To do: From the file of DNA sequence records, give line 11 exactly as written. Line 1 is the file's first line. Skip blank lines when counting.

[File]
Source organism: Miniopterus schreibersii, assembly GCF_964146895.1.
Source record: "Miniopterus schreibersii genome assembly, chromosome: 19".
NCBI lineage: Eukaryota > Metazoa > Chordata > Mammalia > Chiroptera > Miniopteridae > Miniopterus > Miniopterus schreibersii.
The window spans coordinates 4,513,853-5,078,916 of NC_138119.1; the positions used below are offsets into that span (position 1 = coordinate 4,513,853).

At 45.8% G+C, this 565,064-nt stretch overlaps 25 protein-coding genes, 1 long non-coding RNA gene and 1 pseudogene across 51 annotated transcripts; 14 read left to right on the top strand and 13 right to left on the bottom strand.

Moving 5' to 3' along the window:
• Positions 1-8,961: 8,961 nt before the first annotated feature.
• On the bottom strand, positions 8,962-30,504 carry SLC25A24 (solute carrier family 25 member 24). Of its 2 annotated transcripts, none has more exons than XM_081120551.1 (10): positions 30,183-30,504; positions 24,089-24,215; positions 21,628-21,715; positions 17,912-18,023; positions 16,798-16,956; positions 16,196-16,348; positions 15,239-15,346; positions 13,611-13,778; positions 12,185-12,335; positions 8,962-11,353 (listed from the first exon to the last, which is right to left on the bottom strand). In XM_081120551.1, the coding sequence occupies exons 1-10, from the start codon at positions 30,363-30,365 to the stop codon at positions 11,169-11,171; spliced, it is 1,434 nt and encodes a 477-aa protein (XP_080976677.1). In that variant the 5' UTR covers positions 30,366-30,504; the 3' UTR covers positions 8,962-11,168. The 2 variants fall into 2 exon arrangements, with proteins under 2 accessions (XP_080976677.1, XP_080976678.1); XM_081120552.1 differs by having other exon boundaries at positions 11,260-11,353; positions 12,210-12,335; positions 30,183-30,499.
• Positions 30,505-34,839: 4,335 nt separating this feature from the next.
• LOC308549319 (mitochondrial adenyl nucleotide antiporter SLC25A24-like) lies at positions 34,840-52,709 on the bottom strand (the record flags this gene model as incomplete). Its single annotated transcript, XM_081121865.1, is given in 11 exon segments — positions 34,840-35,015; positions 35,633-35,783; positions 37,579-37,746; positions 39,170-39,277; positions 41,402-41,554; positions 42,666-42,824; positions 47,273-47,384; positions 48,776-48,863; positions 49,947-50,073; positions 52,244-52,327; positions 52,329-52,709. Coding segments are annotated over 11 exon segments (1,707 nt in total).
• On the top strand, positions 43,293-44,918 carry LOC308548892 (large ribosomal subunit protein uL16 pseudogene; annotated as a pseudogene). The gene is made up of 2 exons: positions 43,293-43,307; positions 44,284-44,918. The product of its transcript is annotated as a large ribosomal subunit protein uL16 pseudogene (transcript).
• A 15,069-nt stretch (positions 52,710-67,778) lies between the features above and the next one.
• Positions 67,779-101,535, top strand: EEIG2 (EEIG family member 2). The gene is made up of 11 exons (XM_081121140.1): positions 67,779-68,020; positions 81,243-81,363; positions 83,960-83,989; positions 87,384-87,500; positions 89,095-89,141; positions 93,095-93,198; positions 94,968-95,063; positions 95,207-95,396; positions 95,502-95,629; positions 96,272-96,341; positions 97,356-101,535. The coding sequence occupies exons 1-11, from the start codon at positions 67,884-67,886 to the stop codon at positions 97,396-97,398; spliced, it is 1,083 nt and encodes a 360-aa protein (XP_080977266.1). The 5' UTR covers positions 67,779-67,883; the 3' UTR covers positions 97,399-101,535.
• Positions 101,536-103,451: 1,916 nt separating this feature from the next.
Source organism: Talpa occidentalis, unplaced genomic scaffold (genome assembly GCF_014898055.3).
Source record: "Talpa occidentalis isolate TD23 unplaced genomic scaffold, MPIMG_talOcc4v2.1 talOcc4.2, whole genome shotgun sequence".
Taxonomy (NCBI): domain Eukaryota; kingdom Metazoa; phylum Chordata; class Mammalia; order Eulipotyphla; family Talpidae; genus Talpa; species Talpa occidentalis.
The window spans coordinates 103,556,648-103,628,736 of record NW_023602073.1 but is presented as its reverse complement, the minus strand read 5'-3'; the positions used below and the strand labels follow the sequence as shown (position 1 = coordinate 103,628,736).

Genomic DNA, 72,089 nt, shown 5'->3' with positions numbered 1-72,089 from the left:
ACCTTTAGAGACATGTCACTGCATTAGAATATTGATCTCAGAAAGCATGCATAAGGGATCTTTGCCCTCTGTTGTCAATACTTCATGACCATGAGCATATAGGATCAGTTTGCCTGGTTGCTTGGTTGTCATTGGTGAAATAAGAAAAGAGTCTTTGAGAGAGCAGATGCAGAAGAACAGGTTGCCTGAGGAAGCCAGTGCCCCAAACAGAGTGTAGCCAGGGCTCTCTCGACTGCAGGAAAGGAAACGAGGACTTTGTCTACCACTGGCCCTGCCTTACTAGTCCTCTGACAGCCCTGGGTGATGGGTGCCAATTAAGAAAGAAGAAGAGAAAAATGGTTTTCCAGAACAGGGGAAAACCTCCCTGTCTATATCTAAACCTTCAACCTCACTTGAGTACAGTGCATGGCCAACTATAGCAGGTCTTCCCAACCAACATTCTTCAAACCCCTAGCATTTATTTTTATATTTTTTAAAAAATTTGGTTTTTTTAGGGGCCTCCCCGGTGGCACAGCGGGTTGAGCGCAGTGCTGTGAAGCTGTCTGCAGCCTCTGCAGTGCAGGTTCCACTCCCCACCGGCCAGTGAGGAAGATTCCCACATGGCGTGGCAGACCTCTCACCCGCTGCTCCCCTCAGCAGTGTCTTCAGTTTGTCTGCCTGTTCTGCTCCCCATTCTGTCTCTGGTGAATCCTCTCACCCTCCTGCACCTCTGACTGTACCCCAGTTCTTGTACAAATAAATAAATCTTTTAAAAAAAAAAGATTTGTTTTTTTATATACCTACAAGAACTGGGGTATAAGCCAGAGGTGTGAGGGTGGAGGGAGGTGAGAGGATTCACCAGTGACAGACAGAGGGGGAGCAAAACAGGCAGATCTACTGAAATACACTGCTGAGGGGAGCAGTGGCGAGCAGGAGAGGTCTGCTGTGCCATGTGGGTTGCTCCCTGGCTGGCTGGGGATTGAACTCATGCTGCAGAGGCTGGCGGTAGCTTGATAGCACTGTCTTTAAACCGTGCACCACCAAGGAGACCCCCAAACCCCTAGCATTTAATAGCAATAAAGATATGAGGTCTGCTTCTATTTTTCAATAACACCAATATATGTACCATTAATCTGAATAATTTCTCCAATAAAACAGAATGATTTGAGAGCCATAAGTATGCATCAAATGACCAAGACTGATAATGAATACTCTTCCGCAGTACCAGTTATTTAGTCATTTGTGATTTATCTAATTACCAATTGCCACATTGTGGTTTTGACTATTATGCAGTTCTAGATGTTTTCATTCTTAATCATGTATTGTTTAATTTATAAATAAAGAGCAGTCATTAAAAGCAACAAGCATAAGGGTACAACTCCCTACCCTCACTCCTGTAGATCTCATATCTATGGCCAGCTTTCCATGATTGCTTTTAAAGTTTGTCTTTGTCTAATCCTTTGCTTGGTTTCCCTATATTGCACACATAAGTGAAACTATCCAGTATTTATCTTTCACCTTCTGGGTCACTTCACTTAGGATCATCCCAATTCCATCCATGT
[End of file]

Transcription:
• On the top strand, positions 43,293-44,918 carry LOC308548892 (large ribosomal subunit protein uL16 pseudogene; annotated as a pseudogene). The gene is made up of 2 exons: positions 43,293-43,307; positions 44,284-44,918. The product of its transcript is annotated as a large ribosomal subunit protein uL16 pseudogene (transcript).